Carpenter and Kurtz on Pennsylvania Court Ruling
Dale Carpenter describes a recent court ruling involving a lesbian couple and a sperm donor:
The case involves a lesbian couple who enlisted a male friend to act as a sperm donor, resulting in the births of two children to one of the women. Although the children were raised by the two women, the biological father visited and helped support them financially.
When the lesbian couple split, each woman sought primary custody of the children. The trial court found that both were good parents, but that the best interests of the children would be served by living primarily with the biological mother. The other woman was given partial custody and was ordered to pay child support. The biological father was allowed to have his two biological children one weekend per month but was not ordered to pay child support.
The appellate court upheld the decision to award primary custody to the biological mother. It also accepted the argument that the sperm donor should help with child support. It did so on the basis of court-created "equitable estoppel" principles since the state legislature has done nothing by statute to deal with these issues.
Unsurprisingly, this decision has the religious right hyperventilating. The already hysterical Stanley Kurtz declares that this ruling and others like it will "dissolve the family" and destroy marriage as we know it. That's quite silly and Carpenter points out the many reasons why. First of all, the ruling really has nothing to do the mothers being lesbian; had they been a straight couple using a sperm donor, the issues would have been exactly the same:
Obviously, the thorny issues of assisted reproduction are not unique to gay couples. The court cited as precedent a case in which a biological mother sought and obtained child support from a biological father, who impregnated her while she was still married to her husband. (pp. 14-15) Yet Kurtz says this decision is "a dramatic illustration of the potential for same-sex marriage and Vermont-style civil unions to deconstruct the family."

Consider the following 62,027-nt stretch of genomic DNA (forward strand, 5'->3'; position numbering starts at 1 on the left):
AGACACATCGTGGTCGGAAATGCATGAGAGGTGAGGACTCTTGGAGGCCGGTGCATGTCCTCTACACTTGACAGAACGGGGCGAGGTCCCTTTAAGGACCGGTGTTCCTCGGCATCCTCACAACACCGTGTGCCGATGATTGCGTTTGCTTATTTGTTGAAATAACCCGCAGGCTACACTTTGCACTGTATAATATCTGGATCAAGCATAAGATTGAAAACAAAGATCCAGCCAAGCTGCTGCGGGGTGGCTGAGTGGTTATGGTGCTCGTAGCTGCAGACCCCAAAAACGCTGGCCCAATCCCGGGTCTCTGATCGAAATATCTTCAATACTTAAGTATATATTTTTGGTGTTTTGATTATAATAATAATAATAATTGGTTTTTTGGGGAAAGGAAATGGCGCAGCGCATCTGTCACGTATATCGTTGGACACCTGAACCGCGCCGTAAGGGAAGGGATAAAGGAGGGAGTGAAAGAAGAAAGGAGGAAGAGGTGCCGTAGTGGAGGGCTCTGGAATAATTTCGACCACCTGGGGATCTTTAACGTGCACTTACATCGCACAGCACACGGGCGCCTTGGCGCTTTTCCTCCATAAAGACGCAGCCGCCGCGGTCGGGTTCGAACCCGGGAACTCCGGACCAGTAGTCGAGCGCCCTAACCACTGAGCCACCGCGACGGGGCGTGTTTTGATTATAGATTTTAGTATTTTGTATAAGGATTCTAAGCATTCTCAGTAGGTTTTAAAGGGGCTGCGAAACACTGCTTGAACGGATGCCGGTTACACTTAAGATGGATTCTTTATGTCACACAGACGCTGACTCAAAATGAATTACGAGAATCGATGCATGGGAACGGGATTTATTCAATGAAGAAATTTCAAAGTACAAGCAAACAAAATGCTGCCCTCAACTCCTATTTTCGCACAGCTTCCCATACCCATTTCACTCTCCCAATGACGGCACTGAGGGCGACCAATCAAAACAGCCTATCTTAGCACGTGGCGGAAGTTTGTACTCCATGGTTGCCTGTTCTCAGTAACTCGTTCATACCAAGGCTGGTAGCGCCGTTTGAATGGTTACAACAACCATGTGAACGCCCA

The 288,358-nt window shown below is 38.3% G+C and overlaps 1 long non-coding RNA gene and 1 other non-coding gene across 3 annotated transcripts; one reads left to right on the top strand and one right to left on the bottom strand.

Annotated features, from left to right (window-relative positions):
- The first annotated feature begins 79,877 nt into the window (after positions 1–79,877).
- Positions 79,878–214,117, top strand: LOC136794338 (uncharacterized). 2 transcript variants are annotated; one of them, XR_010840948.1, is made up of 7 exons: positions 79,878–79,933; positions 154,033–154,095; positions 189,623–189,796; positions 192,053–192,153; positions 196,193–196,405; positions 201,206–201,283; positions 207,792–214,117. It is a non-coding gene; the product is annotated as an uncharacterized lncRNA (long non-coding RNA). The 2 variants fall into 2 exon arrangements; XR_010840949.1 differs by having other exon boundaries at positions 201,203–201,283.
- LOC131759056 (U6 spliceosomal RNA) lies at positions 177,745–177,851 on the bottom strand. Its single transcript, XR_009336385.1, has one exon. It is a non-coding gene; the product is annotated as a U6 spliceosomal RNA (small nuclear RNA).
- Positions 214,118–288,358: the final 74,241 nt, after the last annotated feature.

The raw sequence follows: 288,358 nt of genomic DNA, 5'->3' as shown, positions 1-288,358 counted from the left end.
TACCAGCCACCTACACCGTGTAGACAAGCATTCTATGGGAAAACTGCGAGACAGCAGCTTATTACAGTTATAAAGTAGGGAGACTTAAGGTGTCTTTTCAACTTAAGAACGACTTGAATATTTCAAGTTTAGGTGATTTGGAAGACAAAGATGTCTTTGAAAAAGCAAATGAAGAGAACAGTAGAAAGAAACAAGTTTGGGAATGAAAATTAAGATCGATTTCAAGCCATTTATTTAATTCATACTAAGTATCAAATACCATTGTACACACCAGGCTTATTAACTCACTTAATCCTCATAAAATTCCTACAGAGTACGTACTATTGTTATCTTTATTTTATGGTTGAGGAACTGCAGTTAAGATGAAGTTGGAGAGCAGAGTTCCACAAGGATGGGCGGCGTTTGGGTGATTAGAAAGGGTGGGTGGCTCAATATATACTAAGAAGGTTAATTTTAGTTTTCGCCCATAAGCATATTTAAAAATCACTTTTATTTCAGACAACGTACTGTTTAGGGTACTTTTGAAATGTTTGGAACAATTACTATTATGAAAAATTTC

Gay and straight couples were using assisted reproduction long before gay marriage became a national issue. They will continue to do so regardless of what we decide about it. Kurtz fails to understand that neither "gay marriage" nor the "mere cultural and conceptual momentum of the gay marriage movement" is producing these arrangements. Instead, the opposite is true. The idea of gay marriage has arisen largely as an answer to the problems gay families face in this country (gay couples without children, gay couples with children by prior marriage, gay couples with children by assisted reproduction). These families exist whether Kurtz likes it or not and whether we recognize gay marriage or not. The question is whether we will simply their lives and consolidate their legal obligations and rights by letting them marry.
Carpenter also points out that, in fact, this case and similar cases illustrate the need to have clearly established legal rights and responsibilities for gay couples:
The lesbian couple raising these children obviously could not marry in Pennsylvania. Marriage exists in part to help clarify legal lines of responsibility for children, to give everyone some assurance about who is responsible for them. If gay couples could marry, as straight couples under the same circumstances could, sperm donors and surrogate mothers would be more likely to surrender their parental rights to the couple since they would be reassured that the child would live in a family fully protected in the law. That is, gay marriage might have helped avoid this legalized "triple-parenting" arrangement altogether. While gay marriage won't eliminate these scenarios, just as it hasn't for straight couples, it might make them less likely. The absence of gay marriage is opening the door wider to the very arrangements Kurtz decries.
Indeed so. Most importantly, as Carpenter notes, this case had nothing to do with the couple in question being lesbian:
Nor did the women's civil union have anything to do with the decision, despite what Kurtz claims. The court mentioned it exactly once in its description of the factual background (p. 2). Their civil union was irrelevant to the equitable reasons why the biological father should pay child support (e.g., he had already voluntarily paid support, had given them clothing and toys, etc., pp. 13-14). And the non-custodial woman was a de facto parent with her own obligations to the children under state law regardless of their civil union (which Pennsylvania doesn't recognize) by virtue of her important role in raising and supporting them from birth. Nobody even disputed this.
Nor did either of the women seek to "marry" the sperm donor, much less to form a multiple-partner union with him. It's true that couples who involve a third person in their quest to have a child may want to involve that person in the child's life, but that too is not unique to gay couples. Despite decades of this practice, there's no serious movement for polygamy in this country.
All of this is just intended to fire up the base - "oh my god, that doesn't look just like my family; make it stop!"